Urban Transition Project

Mapping without ED Descriptions

In a number of cities there were no surviving records of ED descriptions. In some other cases the existing ED descriptions made use of political boundaries that could not be ascertained. Hence additional efforts were required to infer the ED boundaries for these cities: Allegheny, Cincinnati, Cleveland, Columbus, Denver, Hartford, Jersey City, Milwaukee, Mobile, New Haven, Newark, Oakland, Pittsburgh, Richmond, and San Francisco.

Creating enumeration districts in cities with missing descriptions involves an inductive process similar to a logic puzzle where multiple sources of imperfect information can be brought together to suggest a solution.

1. Civil Divisions. The Census Office instructed District Supervisors to create EDs within wards and other minor political units. Therefore as a first step we assumed that ward boundaries should be one layer of our ED map.

2. Intersecting Streets. From the transcription of street addresses created by the Minnesota Population Center and the microdata file from NAPP, we could determine for any given street which EDs its residents should be found in. If two streets intersected, there would be in principle only one ED that they had in common, and on that basis we could create a map of intersections and their corresponding ED number. We illustrate the result for Cleveland. The colored polygons represent our final determination of the areas for each ED. The colored dots are intersections, and their colors represent the ED that they “should” have been located in. Note that the initial locations include many errors. Area A shown on the map is a zone where the street density and transcription accuracy is high enough that EDs are readily apparent. Area B is a zone where intersections turn out to be a poor guide to the ED boundaries, and more information is needed to find their limits.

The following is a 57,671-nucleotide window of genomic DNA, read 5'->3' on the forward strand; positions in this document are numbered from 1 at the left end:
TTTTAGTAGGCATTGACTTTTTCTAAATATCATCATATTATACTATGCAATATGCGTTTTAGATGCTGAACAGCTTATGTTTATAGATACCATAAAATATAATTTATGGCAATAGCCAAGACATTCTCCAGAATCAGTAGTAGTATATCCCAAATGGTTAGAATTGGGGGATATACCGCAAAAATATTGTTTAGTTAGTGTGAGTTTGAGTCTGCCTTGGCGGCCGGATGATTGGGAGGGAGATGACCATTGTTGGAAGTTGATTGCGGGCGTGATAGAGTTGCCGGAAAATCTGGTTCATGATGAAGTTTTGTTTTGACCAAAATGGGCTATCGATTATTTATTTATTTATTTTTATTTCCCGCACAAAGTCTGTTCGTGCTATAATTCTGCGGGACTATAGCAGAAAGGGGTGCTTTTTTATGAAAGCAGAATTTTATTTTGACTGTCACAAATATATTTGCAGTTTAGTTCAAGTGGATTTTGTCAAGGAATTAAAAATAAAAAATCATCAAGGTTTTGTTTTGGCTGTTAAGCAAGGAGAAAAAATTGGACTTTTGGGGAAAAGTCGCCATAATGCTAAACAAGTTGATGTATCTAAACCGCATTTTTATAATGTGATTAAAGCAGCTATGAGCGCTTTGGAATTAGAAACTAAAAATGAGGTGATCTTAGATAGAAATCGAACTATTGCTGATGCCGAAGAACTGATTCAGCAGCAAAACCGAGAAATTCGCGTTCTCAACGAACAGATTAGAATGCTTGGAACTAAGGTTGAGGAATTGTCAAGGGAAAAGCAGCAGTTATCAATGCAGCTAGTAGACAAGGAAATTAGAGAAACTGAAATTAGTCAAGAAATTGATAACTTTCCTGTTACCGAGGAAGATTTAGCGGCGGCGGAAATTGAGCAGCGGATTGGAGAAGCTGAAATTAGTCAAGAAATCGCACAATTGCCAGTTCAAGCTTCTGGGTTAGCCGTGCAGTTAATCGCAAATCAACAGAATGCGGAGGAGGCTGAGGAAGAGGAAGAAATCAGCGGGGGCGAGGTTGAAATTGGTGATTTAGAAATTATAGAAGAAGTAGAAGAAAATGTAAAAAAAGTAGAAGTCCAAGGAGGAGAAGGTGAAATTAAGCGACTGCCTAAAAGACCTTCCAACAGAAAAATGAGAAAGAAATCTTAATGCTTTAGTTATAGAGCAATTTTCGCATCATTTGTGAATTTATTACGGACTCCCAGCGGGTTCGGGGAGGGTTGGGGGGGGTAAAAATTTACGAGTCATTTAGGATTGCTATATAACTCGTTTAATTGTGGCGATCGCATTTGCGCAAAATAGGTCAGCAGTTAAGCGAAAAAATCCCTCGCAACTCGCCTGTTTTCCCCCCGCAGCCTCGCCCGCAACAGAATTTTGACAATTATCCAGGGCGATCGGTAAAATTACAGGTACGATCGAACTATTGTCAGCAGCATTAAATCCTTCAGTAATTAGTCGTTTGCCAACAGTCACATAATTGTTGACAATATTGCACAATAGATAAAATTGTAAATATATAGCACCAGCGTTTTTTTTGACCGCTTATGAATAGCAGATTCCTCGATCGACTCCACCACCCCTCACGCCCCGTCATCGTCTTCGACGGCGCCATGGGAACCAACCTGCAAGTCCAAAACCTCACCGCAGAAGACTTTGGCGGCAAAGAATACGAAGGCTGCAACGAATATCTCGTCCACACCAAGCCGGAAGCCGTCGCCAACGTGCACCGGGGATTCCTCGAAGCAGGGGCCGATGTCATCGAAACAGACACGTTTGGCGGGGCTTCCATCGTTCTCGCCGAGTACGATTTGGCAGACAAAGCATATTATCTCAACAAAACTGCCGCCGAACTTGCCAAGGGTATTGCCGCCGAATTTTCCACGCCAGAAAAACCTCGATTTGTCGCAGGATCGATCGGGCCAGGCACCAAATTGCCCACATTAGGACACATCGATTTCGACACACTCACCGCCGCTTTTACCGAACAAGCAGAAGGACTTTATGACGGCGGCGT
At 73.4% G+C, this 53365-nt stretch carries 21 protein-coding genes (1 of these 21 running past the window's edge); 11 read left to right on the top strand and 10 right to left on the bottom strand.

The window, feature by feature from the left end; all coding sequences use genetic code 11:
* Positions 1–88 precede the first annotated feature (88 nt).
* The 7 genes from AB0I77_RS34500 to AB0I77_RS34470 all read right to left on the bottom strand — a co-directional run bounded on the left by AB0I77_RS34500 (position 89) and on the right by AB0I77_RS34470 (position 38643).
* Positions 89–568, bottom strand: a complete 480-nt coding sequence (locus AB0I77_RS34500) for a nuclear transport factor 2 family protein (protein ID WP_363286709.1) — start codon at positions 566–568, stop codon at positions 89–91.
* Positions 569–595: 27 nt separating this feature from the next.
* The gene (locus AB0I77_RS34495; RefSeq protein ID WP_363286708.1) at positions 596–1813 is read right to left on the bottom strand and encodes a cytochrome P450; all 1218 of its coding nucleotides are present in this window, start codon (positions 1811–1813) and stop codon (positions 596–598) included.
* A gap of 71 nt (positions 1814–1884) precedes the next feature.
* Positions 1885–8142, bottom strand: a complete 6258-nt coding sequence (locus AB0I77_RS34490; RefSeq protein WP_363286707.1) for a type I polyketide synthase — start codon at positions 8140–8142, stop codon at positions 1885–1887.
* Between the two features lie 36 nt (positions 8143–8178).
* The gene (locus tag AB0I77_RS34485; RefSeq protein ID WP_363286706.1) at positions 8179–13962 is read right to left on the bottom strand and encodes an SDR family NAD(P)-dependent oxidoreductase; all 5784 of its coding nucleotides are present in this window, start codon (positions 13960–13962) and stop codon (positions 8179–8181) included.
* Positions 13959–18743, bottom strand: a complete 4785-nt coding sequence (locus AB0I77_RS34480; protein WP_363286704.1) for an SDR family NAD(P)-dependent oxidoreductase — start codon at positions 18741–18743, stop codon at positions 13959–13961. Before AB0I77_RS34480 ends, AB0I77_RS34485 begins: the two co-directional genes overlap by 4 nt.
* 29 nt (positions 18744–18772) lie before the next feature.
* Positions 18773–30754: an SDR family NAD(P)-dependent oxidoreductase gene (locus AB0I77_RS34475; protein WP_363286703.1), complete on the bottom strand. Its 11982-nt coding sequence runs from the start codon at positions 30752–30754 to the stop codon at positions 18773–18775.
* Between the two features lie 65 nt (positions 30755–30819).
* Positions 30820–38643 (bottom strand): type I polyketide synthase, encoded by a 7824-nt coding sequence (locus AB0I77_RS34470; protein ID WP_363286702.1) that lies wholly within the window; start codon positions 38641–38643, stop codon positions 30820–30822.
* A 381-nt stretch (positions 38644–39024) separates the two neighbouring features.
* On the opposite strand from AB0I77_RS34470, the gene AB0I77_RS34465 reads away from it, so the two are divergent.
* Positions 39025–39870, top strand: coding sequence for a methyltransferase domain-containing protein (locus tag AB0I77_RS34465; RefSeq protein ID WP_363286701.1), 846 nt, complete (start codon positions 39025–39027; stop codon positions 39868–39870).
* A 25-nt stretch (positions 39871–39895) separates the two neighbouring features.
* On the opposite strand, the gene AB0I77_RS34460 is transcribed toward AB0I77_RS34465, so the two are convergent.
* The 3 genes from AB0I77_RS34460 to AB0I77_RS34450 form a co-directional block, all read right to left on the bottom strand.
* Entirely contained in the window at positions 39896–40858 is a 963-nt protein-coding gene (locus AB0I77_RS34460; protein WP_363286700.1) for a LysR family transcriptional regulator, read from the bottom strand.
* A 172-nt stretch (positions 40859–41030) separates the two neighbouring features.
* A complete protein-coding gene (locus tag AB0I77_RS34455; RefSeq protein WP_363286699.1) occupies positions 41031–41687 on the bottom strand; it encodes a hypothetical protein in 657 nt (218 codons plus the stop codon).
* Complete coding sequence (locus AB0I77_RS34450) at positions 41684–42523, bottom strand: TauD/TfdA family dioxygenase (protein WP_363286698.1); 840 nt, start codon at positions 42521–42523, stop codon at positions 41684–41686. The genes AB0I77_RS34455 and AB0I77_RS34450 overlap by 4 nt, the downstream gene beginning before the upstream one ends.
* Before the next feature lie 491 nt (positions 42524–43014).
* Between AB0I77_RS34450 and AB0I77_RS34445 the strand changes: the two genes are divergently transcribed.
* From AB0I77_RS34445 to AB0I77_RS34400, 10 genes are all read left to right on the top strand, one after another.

Comparison of the initial mapping of intersections
with the final boundaries for Clevelan

3. Geocoding Addresses. ED descriptions and intersections provided a good approximation of ED boundaries for all cities. However a final source of information is from the geocoded addresses of residents, and these were used in every city as an additional test of accuracy. Geocoding in the sense used here refers to the automated procedure of determining a spatial point location for a street address using GIS software. But this software requires a data file that identifies for every street segment the range of addresses found between its two ends, and also which are the odd-numbered and even-numbered sides of the street.

Our edited contemporary TIGER file provided the locations of street segments. City directories are the primary resource concerning historical street names, direction, address ranges, and intersecting streets. Unfortunately the city directories for several cities offered no information on addressing: Allegheny, Columbus, Denver, Detroit, Kansas City, Louisville, Minneapolis, Mobile, Nashville, Oakland, Omaha, and Pittsburgh. In some other cities only the address ranges for major streets were listed: Atlanta, Charleston, Cincinnati, Memphis, Milwaukee, New Orleans, and St. Paul.

In the worst case, if we assumed that the initial ED boundaries are correct, we could align all residents along a street by their house number and discover the address range for that street within the ED. Their actual location along the street could be based on linear interpolation. In some cities it is hard to improve on this approach, because the addressing system gives a relative location in respect to other addresses on that street but it does not indicate an absolute location. This is most likely in places where blocks are of irregular length and streets tend to follow the contours of the landscape, as is often true on the outskirts of a city.

The system dominant in the Midwest and West has house numbers assigned through reference to a central point in the city. This Cartesian (or Philadelphia) system typically has a single point of origin for all addresses demarcated by the crossing of two baseline streets, with breaks at a regular distance, most often the distance of one city block – hence the 100 block, 200 block, etc. In such cities geocoding can be done with a high degree of accuracy even where historical city directories do not provide address ranges.

In practice, there are multiple sources of error for all cities, from the ambiguities in ED descriptions to mistakes by enumerators to errors in transcription. Our approach in every city was to make multiple iterations: estimate ED boundaries, map residents using geocoded addresses, then correct obvious boundary errors and redo the geocoding of residents. The ED boundaries mapped as a result of this process have a high degree of accuracy.